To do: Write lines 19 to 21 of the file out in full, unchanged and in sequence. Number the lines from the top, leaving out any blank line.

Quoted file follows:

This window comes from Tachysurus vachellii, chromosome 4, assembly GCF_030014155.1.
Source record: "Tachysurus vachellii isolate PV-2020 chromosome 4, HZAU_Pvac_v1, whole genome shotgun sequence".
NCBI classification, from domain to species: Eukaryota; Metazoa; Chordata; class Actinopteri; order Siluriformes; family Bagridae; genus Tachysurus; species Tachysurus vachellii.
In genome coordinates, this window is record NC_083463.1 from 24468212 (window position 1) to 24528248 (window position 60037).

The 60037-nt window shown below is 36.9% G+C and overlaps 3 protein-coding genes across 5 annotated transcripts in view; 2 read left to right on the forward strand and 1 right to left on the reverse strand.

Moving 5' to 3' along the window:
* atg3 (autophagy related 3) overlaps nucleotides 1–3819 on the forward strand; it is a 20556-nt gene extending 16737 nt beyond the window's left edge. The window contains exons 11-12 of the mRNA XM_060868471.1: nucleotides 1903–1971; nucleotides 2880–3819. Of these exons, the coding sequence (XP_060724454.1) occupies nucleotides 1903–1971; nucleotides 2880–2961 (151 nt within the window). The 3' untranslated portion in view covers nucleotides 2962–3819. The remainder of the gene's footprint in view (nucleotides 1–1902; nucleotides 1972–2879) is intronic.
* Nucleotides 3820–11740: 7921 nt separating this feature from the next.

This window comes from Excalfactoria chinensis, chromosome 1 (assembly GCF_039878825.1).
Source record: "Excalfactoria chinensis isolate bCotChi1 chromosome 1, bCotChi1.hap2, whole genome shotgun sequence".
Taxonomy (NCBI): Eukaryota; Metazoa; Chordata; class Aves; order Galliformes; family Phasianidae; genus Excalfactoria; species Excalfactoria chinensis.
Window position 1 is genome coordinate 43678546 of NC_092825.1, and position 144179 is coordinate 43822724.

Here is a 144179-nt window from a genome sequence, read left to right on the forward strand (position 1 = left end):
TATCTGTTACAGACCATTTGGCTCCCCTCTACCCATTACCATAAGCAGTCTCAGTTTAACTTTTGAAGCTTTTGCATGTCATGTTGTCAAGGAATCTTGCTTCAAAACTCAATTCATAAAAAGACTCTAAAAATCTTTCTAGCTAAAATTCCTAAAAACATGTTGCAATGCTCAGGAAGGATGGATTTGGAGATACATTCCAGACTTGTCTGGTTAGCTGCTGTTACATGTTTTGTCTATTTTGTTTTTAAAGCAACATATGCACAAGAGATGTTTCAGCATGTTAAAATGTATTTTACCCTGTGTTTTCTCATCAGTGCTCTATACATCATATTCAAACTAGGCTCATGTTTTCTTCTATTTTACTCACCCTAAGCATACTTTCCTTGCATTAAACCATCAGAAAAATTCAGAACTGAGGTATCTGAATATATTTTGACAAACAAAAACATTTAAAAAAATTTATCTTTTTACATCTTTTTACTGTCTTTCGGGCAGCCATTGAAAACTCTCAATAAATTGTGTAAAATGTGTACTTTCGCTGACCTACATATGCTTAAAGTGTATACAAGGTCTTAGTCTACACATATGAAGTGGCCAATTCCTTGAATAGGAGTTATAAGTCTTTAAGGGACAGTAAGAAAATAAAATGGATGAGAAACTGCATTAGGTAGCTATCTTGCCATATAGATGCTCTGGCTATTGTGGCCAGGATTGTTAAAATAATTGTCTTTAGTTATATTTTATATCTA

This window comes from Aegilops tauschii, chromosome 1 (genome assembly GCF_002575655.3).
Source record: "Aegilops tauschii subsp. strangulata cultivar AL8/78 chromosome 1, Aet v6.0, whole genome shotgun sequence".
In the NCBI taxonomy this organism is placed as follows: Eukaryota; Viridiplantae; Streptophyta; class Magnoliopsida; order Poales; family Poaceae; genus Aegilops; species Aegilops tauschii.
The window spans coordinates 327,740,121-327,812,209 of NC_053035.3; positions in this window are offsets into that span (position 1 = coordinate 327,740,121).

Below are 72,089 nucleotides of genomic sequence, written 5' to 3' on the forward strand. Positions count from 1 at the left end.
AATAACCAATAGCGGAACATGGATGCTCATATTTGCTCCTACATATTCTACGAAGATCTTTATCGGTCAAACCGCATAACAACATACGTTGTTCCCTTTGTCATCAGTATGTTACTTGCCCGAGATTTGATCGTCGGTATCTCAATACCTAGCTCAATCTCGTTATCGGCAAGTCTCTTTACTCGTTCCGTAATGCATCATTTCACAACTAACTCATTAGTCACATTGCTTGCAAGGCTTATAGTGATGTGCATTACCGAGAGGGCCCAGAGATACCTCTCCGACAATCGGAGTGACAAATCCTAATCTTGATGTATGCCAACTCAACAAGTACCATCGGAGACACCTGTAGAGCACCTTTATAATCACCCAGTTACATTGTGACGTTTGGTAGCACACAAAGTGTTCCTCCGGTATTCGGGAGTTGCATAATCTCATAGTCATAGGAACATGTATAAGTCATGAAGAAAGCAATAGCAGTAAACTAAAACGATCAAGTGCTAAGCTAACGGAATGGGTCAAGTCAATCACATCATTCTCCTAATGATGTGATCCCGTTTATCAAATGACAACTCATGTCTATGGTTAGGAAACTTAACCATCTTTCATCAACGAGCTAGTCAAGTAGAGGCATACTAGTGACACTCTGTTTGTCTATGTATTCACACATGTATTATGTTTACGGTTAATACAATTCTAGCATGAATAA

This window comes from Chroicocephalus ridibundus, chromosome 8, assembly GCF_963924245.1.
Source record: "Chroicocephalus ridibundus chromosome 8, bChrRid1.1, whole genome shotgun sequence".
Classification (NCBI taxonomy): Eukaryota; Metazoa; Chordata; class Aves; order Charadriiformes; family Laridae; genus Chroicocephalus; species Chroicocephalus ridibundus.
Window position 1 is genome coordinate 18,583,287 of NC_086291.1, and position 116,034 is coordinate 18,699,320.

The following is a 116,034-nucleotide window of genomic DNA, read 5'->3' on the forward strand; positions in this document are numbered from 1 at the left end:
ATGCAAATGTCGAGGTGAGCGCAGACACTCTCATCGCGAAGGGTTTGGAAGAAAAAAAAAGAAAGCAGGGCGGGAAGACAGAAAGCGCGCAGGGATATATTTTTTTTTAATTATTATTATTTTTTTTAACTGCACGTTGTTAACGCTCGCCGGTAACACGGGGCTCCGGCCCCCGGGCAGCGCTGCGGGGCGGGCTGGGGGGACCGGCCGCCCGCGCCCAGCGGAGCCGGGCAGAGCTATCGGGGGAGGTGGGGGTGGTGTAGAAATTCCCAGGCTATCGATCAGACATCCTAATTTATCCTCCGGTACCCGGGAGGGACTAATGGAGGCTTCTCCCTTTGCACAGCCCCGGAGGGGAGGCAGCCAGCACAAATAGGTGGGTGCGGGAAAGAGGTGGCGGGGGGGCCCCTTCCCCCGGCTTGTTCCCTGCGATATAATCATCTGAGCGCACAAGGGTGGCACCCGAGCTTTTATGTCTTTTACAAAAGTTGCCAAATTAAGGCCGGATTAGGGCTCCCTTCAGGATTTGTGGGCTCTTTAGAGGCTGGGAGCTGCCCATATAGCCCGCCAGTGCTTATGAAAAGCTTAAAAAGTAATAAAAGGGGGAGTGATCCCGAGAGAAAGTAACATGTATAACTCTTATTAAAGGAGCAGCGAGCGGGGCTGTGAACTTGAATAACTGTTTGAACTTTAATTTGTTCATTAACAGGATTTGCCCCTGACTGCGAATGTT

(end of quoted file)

Below are 72,089 nucleotides of genomic sequence, written 5' to 3' on the forward strand. Positions count from 1 at the left end.
AATAACCAATAGCGGAACATGGATGCTCATATTTGCTCCTACATATTCTACGAAGATCTTTATCGGTCAAACCGCATAACAACATACGTTGTTCCCTTTGTCATCAGTATGTTACTTGCCCGAGATTTGATCGTCGGTATCTCAATACCTAGCTCAATCTCGTTATCGGCAAGTCTCTTTACTCGTTCCGTAATGCATCATTTCACAACTAACTCATTAGTCACATTGCTTGCAAGGCTTATAGTGATGTGCATTACCGAGAGGGCCCAGAGATACCTCTCCGACAATCGGAGTGACAAATCCTAATCTTGATGTATGCCAACTCAACAAGTACCATCGGAGACACCTGTAGAGCACCTTTATAATCACCCAGTTACATTGTGACGTTTGGTAGCACACAAAGTGTTCCTCCGGTATTCGGGAGTTGCATAATCTCATAGTCATAGGAACATGTATAAGTCATGAAGAAAGCAATAGCAGTAAACTAAAACGATCAAGTGCTAAGCTAACGGAATGGGTCAAGTCAATCACATCATTCTCCTAATGATGTGATCCCGTTTATCAAATGACAACTCATGTCTATGGTTAGGAAACTTAACCATCTTTCATCAACGAGCTAGTCAAGTAGAGGCATACTAGTGACACTCTGTTTGTCTATGTATTCACACATGTATTATGTTTACGGTTAATACAATTCTAGCATGAATAA

This window comes from Chroicocephalus ridibundus, chromosome 8, assembly GCF_963924245.1.